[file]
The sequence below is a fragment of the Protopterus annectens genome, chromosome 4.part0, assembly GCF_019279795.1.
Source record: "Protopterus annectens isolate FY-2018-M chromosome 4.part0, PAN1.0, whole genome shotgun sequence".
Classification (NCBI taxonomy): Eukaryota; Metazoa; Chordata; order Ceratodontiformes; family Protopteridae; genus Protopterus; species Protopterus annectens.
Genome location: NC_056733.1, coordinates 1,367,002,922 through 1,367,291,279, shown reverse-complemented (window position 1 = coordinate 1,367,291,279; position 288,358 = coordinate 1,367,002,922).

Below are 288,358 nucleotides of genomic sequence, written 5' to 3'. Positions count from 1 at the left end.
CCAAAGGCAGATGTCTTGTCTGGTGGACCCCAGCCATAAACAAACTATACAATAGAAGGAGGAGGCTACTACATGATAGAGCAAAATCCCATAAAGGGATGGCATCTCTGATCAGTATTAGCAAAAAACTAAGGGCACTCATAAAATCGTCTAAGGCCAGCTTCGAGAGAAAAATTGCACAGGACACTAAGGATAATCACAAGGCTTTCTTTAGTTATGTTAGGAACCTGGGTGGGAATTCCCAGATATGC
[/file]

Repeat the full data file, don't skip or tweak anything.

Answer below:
The sequence below is a fragment of the Protopterus annectens genome, chromosome 4.part0, assembly GCF_019279795.1.
Source record: "Protopterus annectens isolate FY-2018-M chromosome 4.part0, PAN1.0, whole genome shotgun sequence".
Classification (NCBI taxonomy): Eukaryota; Metazoa; Chordata; order Ceratodontiformes; family Protopteridae; genus Protopterus; species Protopterus annectens.
Genome location: NC_056733.1, coordinates 1,367,002,922 through 1,367,291,279, shown reverse-complemented (window position 1 = coordinate 1,367,291,279; position 288,358 = coordinate 1,367,002,922).

Below are 288,358 nucleotides of genomic sequence, written 5' to 3'. Positions count from 1 at the left end.
CCAAAGGCAGATGTCTTGTCTGGTGGACCCCAGCCATAAACAAACTATACAATAGAAGGAGGAGGCTACTACATGATAGAGCAAAATCCCATAAAGGGATGGCATCTCTGATCAGTATTAGCAAAAAACTAAGGGCACTCATAAAATCGTCTAAGGCCAGCTTCGAGAGAAAAATTGCACAGGACACTAAGGATAATCACAAGGCTTTCTTTAGTTATGTTAGGAACCTGGGTGGGAATTCCCAGATATGC